by Jay Zimmer

This past week we celebrated the 236th anniversary of the adoption (NOT the signing) of the Declaration of Independence.  Its creation, the work of a five-man committee, its review by the Second Continental Congress and its passage is the stuff of American legend.  Among other things, is was the beginning of representative politics in what became – with that document – the United States.

Arguably, the political system actually had its nativity earlier, in the colonial legislatures and in the First Continental Congress.  Yet many historians consider that to be practice.  Politics on the American continent took root when Second Continental Congress president John Hancock appointed five men to oversee writing a declaration which would define Virginia’s resolution on independence.  Those men – Roger Sherman of Connecticut, Robert Livingston of New York, Benjamin Franklin of Pennsylvania, John Adams of Massachusetts and Thomas Jefferson of Virginia – would oversee a document that would endure far longer than anyone of that time could possibly imagine, and their inspiration – coupled with the later Constitutional work – would light the world for nearly two and a half centuries.

Two of those men (Benjamin Franklin and Roger Sherman) would sign the Constitution, and two (John Adams and Thomas Jefferson) would be president under that Constitution.

Certainly the work of the Committee – notably Thomas Jefferson, whose quill pen furnished most of the verbiage – did not sail through Congress unscathed.  Fully one-quarter of its wordage was excised, including a passage that rankled Southern aristocratic representatives which attacked the institution of slavery.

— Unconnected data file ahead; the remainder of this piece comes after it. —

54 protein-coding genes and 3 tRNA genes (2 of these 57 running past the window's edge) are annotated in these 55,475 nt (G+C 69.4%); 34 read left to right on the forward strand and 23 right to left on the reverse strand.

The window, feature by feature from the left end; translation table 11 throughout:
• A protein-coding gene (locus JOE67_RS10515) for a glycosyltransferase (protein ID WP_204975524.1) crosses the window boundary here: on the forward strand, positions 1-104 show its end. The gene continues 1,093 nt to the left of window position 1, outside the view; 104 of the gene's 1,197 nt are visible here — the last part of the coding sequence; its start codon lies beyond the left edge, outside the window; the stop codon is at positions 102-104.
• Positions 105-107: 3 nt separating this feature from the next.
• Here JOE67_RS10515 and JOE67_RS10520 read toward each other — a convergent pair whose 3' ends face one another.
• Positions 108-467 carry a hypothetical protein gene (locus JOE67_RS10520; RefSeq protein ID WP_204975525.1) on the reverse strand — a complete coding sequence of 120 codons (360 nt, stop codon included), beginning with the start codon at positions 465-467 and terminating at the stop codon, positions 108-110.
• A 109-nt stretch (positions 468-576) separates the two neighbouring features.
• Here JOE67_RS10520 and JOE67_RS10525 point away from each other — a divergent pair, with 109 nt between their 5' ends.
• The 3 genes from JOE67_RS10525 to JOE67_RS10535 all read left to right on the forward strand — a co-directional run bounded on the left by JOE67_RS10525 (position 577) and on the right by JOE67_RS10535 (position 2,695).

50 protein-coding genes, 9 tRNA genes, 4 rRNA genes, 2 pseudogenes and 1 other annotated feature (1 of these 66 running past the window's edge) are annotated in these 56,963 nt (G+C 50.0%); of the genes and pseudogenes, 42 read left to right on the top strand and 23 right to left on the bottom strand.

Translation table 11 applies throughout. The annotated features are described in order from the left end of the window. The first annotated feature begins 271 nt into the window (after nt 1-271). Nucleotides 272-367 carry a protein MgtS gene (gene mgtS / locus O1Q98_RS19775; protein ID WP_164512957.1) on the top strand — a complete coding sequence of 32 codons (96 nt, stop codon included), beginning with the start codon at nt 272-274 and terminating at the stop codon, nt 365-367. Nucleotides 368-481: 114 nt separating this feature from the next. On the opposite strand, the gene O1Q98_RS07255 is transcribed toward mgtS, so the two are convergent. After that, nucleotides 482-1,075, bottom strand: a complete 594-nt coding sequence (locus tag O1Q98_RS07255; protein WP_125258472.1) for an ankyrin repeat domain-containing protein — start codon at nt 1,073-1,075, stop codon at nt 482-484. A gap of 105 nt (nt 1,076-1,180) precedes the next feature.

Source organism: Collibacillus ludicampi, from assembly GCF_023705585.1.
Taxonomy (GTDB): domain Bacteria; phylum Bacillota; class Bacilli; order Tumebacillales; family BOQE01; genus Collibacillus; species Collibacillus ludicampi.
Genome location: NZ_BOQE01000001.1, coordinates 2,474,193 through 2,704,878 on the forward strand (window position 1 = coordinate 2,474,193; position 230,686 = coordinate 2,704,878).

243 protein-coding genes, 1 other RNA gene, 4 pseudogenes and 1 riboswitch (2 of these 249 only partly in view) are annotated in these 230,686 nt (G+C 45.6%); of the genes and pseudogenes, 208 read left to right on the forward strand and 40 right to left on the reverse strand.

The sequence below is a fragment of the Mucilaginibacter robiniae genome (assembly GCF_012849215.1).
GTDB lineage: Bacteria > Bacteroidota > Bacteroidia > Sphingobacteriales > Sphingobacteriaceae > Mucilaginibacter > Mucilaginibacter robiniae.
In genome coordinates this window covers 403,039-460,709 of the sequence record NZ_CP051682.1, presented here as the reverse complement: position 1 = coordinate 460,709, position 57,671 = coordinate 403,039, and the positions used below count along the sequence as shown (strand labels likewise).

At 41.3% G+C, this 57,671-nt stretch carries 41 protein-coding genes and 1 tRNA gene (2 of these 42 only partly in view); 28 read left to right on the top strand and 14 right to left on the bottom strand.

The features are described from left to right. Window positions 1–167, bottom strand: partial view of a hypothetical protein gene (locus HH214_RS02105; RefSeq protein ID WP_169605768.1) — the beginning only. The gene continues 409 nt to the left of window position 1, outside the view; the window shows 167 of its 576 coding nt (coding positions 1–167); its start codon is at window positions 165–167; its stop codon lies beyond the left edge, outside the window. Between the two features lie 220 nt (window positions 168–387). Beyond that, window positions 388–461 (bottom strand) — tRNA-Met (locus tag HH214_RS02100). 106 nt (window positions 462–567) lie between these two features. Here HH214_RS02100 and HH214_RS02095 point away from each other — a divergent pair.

The document neatly outlined the colonial grievances against King George III and the British Parliament, the main one complaining that since Colonial interests were not represented in Parliament, that body therefore had no right to levy taxes upon colonists, nor to quarter soldiers in colonial homes, nor to effect arrests of American citizens without due process.

The Virginia resolution on independence and the resulting declaration set the tone for Congressional debate that continues unabated to the present day.  Right or wrong, productive or stagnant, those who orate and resolve on Capitol Hill in 2012 are the legislative descendants of those who set up a new nation with the scratching of a pen on parchment.

If you haven’t taken the time to read the Declaration since school, call it up on the Internet and have a look at this brilliantly conceived, highly effective founding cornerstone of this oldest republic on the face of the earth.